When discussing collaboration or in the midst of collaboration there is no and should be no sugar coating. Sugar coating anything during a collaboration delays the amount of progress being made or that can be made. In other words, what I have experienced as “sugar coating” is when someone will propose an idea and someone will say to save it for later on in whatever the task may be and then eventually cut it out, when it was clear that there was hesitancy in even proposing to hold on to the idea. This is not to say that the person’s idea wasn’t good, often times there are many good and great ideas being thrown out as food for thought, however, I personally feel as though there could be more assertion as to what should be used, based on what the prompt is and what direction our collaborative project is going in. That being said, there will be moments of frustration directed towards yourself as well as towards the group because you know more can be done; collaboration is both frustrating and rewarding. Collaboration is often a word that people will cringe at and be wary towards. The idea of collaboration often comes with associations of compromise, picking up the slack, surprisingly content with the outcome, etc. Throughout her works, Morrison clearly and realistically depicts the art of collaboration. Each work seems to represent the next “level” of collaboration; it gets increasingly difficult to do and confusing to decipher, yet it is still equally rewarding when accomplished.
Understanding that collaboration is an art form is the first step to improving one’s skills. It is an art form because there needs to be consistent practice and it is not something that can be grasped easily. As students we are taught how to collaborate from the moment we start school, perhaps even before. Yet, no one genuinely enjoys working with others to complete a task unless they are drowning in work and have no choice but to ask for assistance. For me personally this is due to the fact that I would rather only disappoint myself than disappoint an entire group of people. Through this class and after reading Morrison’s works, it became clear that collaboration does indeed occur even in the smallest of instances. Furthermore, the idea of collaboration does not need to only be associated with larger tasks and projects especially since people collaborate with each other on a daily basis. For instance, simply going to get food from a restaurant is an example of collaboration; you are working with the person to complete a task. The server is doing their job and you are helping them do said job: they are helping to ensure you are fed. This is not to say that I now enjoy doing group work or group collaborations, however I can say that I have learned that the pressure we put on potential collaborations is unnecessary; collaboration is meant for each person to grow and learn and one can not grow or learn without discomfort.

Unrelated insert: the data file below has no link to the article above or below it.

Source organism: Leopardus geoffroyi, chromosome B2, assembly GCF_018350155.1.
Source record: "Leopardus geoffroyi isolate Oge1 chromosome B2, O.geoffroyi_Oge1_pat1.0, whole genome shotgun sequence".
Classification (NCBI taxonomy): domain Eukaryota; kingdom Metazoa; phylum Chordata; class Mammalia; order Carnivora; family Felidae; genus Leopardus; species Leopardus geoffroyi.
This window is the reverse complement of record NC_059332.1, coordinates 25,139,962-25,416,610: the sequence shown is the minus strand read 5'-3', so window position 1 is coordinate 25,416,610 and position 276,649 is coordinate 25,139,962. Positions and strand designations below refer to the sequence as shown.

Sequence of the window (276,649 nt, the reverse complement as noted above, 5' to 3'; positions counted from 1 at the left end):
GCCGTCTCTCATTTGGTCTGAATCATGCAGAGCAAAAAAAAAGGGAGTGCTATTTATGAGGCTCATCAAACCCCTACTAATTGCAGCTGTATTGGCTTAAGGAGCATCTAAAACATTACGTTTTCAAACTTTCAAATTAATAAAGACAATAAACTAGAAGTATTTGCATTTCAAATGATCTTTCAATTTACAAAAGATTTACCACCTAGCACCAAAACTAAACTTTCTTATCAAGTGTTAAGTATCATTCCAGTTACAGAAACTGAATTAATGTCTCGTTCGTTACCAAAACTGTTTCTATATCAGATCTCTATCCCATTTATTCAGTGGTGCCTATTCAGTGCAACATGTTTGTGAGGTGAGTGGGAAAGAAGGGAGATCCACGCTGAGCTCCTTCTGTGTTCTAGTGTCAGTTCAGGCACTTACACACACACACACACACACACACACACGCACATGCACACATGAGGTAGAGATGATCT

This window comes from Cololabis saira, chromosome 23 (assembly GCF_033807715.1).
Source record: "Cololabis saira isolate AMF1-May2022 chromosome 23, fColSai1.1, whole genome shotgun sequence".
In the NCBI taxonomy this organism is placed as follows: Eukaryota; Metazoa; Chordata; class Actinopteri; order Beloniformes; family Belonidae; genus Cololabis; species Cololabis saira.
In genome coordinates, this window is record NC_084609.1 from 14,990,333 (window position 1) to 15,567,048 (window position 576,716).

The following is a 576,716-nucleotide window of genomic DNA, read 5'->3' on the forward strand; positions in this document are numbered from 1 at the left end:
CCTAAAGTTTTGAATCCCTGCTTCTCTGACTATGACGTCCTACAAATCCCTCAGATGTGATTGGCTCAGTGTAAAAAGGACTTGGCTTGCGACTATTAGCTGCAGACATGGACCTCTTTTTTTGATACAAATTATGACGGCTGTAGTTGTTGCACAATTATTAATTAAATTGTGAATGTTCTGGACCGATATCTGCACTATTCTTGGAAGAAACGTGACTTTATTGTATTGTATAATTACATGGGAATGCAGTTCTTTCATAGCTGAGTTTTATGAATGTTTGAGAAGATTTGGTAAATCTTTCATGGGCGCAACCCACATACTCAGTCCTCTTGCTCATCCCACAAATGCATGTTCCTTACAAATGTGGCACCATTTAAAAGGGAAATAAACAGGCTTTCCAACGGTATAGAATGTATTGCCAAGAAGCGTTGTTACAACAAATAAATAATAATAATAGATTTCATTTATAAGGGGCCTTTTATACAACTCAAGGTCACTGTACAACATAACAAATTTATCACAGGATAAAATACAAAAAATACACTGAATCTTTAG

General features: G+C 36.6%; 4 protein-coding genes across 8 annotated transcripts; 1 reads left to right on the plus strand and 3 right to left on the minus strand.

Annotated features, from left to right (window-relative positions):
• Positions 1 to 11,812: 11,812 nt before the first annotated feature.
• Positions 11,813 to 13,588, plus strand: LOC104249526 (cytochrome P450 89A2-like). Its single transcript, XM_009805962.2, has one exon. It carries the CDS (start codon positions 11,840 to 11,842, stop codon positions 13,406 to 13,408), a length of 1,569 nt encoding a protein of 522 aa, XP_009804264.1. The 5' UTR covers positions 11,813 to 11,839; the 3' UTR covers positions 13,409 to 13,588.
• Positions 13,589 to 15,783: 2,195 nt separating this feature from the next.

When reading Beloved it was clear how independent Sethe was and how she aimed to stay that way. There is absolutely nothing wrong with independence, however the only way to ensure that one’s independence stays strong and up to par is to know when to ask for help. Throughout the novel the reader is able to pinpoint several moments in which Sethe could have asked for help, and it’s clear that it was something that crossed her mind, however, in not asking for help sooner, when she finally did it was only because that was the last option. In fact, she still put up a fight but eventually let herself be helped by Paul D. I didn’t know it then, but the lesson of learning when to ask for help stuck with me. I guess I unconsciously stored that information and saved it for when I needed it. I too struggle with being overly independent and after reading Beloved it was like a slap in the face that forced me to slow down and learn the time and place to be independent. It is obviously an ongoing struggle because, again, collaboration is not mastered overnight, but progress is being made.